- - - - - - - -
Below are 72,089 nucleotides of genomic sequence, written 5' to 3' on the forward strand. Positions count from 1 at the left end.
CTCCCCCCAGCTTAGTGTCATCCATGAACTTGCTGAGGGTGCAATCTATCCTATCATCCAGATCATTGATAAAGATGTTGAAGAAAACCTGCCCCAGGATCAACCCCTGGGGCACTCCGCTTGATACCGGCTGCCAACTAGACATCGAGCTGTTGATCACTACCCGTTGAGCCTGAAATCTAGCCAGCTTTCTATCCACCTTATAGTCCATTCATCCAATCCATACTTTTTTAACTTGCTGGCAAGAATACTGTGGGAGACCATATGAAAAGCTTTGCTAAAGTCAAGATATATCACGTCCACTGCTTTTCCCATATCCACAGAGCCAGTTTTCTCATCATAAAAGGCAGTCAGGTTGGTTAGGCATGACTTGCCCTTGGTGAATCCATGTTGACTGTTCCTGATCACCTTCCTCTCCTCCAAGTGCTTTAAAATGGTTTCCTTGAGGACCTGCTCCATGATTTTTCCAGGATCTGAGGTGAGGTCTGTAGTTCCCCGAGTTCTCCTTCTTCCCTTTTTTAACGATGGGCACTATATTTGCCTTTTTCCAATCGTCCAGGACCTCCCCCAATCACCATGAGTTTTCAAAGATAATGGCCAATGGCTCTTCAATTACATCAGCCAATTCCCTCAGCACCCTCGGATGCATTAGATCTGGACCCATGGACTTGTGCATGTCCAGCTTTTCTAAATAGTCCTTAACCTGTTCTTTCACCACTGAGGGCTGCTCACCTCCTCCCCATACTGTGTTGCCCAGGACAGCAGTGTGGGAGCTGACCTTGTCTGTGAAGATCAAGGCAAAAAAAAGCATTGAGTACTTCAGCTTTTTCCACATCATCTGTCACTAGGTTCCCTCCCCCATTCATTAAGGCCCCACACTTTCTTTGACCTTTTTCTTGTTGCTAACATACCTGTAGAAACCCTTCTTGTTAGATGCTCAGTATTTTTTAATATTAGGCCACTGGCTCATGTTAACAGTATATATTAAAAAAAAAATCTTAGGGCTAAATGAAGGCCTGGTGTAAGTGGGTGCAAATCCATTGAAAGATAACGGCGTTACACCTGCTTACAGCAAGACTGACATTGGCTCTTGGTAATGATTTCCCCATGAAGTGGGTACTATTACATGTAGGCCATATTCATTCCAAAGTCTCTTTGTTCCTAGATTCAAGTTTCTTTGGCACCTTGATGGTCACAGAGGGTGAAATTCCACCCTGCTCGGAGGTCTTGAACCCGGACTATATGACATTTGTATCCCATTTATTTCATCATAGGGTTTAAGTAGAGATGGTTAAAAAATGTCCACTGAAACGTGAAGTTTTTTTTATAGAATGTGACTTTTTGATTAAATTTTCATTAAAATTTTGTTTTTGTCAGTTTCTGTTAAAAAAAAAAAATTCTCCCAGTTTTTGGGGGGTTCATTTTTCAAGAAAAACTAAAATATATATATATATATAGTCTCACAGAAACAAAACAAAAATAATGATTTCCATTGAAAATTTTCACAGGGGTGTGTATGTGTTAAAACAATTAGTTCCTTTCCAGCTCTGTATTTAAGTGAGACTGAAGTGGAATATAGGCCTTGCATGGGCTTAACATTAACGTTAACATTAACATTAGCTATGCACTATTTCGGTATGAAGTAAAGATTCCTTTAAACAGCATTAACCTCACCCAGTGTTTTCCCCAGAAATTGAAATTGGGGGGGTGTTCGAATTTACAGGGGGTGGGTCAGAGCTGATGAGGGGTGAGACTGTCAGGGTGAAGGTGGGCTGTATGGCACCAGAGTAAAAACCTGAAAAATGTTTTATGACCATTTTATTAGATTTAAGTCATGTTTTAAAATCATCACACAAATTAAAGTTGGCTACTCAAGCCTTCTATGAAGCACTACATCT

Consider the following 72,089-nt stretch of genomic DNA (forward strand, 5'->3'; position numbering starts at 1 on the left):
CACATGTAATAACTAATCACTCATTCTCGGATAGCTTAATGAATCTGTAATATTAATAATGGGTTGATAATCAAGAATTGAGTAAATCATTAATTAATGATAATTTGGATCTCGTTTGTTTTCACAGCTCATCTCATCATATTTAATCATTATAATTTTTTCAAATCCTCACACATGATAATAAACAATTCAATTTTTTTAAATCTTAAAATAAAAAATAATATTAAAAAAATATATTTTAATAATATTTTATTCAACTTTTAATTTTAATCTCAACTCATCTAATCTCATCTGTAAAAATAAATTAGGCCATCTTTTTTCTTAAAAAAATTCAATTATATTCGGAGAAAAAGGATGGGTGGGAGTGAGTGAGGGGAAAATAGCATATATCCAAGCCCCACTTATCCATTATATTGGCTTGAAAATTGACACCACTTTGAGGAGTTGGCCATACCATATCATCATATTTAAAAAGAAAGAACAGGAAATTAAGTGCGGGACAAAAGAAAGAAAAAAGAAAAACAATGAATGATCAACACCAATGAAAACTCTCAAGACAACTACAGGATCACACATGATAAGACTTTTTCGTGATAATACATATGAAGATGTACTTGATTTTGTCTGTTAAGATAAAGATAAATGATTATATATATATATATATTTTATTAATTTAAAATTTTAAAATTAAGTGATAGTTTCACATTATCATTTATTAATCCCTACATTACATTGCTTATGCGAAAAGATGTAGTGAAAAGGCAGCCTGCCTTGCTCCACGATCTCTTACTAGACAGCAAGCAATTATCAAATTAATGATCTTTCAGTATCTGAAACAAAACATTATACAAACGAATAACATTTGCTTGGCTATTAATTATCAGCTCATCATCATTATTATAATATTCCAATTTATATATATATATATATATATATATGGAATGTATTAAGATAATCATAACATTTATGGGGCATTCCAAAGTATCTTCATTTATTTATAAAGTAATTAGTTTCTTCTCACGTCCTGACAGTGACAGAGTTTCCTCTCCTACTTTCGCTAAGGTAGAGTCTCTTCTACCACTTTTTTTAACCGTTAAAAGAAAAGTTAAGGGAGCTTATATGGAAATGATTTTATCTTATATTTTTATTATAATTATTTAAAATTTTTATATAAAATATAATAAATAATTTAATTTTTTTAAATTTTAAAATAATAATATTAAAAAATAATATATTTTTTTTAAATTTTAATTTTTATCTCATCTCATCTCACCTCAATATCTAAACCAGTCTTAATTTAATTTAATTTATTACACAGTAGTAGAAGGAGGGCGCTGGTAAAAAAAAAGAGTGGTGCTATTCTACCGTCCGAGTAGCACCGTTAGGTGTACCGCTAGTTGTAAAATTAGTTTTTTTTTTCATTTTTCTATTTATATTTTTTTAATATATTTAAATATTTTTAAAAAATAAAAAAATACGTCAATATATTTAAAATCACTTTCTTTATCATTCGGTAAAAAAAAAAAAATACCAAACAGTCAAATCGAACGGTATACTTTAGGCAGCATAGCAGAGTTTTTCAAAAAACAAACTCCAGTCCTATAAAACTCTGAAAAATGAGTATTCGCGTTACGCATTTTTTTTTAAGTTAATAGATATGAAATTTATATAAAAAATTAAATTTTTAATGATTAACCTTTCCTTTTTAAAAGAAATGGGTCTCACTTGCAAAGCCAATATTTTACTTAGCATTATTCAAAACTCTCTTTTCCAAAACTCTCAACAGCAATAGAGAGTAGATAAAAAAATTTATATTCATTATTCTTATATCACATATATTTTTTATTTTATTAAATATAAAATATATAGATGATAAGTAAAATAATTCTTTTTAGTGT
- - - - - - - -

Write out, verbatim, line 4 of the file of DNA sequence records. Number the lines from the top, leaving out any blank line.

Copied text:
CACATGTAATAACTAATCACTCATTCTCGGATAGCTTAATGAATCTGTAATATTAATAATGGGTTGATAATCAAGAATTGAGTAAATCATTAATTAATGATAATTTGGATCTCGTTTGTTTTCACAGCTCATCTCATCATATTTAATCATTATAATTTTTTCAAATCCTCACACATGATAATAAACAATTCAATTTTTTTAAATCTTAAAATAAAAAATAATATTAAAAAAATATATTTTAATAATATTTTATTCAACTTTTAATTTTAATCTCAACTCATCTAATCTCATCTGTAAAAATAAATTAGGCCATCTTTTTTCTTAAAAAAATTCAATTATATTCGGAGAAAAAGGATGGGTGGGAGTGAGTGAGGGGAAAATAGCATATATCCAAGCCCCACTTATCCATTATATTGGCTTGAAAATTGACACCACTTTGAGGAGTTGGCCATACCATATCATCATATTTAAAAAGAAAGAACAGGAAATTAAGTGCGGGACAAAAGAAAGAAAAAAGAAAAACAATGAATGATCAACACCAATGAAAACTCTCAAGACAACTACAGGATCACACATGATAAGACTTTTTCGTGATAATACATATGAAGATGTACTTGATTTTGTCTGTTAAGATAAAGATAAATGATTATATATATATATATATTTTATTAATTTAAAATTTTAAAATTAAGTGATAGTTTCACATTATCATTTATTAATCCCTACATTACATTGCTTATGCGAAAAGATGTAGTGAAAAGGCAGCCTGCCTTGCTCCACGATCTCTTACTAGACAGCAAGCAATTATCAAATTAATGATCTTTCAGTATCTGAAACAAAACATTATACAAACGAATAACATTTGCTTGGCTATTAATTATCAGCTCATCATCATTATTATAATATTCCAATTTATATATATATATATATATATATATGGAATGTATTAAGATAATCATAACATTTATGGGGCATTCCAAAGTATCTTCATTTATTTATAAAGTAATTAGTTTCTTCTCACGTCCTGACAGTGACAGAGTTTCCTCTCCTACTTTCGCTAAGGTAGAGTCTCTTCTACCACTTTTTTTAACCGTTAAAAGAAAAGTTAAGGGAGCTTATATGGAAATGATTTTATCTTATATTTTTATTATAATTATTTAAAATTTTTATATAAAATATAATAAATAATTTAATTTTTTTAAATTTTAAAATAATAATATTAAAAAATAATATATTTTTTTTAAATTTTAATTTTTATCTCATCTCATCTCACCTCAATATCTAAACCAGTCTTAATTTAATTTAATTTATTACACAGTAGTAGAAGGAGGGCGCTGGTAAAAAAAAAGAGTGGTGCTATTCTACCGTCCGAGTAGCACCGTTAGGTGTACCGCTAGTTGTAAAATTAGTTTTTTTTTTCATTTTTCTATTTATATTTTTTTAATATATTTAAATATTTTTAAAAAATAAAAAAATACGTCAATATATTTAAAATCACTTTCTTTATCATTCGGTAAAAAAAAAAAAATACCAAACAGTCAAATCGAACGGTATACTTTAGGCAGCATAGCAGAGTTTTTCAAAAAACAAACTCCAGTCCTATAAAACTCTGAAAAATGAGTATTCGCGTTACGCATTTTTTTTTAAGTTAATAGATATGAAATTTATATAAAAAATTAAATTTTTAATGATTAACCTTTCCTTTTTAAAAGAAATGGGTCTCACTTGCAAAGCCAATATTTTACTTAGCATTATTCAAAACTCTCTTTTCCAAAACTCTCAACAGCAATAGAGAGTAGATAAAAAAATTTATATTCATTATTCTTATATCACATATATTTTTTATTTTATTAAATATAAAATATATAGATGATAAGTAAAATAATTCTTTTTAGTGT